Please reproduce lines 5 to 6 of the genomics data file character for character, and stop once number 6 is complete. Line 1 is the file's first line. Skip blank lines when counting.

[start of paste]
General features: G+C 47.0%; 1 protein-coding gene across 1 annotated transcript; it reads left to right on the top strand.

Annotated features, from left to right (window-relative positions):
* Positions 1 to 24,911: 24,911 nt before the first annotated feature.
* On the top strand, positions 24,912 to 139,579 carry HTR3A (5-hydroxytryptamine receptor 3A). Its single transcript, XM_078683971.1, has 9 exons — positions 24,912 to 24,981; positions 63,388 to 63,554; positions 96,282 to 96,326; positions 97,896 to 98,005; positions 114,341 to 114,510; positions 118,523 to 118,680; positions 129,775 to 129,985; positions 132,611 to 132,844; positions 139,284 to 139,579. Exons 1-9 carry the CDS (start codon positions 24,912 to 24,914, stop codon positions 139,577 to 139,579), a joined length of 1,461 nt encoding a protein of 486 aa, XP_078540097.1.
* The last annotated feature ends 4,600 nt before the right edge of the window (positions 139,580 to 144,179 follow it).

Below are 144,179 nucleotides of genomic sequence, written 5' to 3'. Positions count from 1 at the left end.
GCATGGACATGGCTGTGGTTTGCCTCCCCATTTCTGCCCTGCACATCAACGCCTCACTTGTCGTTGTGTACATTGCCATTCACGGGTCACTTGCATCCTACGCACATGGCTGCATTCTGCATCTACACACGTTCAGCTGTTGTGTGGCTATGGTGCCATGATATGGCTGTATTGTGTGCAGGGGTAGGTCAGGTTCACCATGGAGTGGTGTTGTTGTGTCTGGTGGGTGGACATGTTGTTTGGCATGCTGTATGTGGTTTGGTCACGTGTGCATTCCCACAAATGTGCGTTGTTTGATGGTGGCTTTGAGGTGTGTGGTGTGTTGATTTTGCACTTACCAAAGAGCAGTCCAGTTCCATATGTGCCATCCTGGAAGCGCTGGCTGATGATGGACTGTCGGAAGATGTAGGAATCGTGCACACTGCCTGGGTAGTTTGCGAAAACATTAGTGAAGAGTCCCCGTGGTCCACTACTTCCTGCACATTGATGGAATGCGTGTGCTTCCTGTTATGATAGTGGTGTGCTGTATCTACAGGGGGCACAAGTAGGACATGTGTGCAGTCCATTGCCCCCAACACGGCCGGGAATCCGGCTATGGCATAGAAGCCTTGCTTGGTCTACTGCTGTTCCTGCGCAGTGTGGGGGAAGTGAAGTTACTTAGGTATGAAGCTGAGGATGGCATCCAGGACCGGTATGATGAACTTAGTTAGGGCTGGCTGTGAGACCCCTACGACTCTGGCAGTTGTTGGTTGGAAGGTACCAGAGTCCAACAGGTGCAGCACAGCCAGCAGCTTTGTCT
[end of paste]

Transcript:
* The last annotated feature ends 4,600 nt before the right edge of the window (positions 139,580 to 144,179 follow it).

Below are 144,179 nucleotides of genomic sequence, written 5' to 3'. Positions count from 1 at the left end.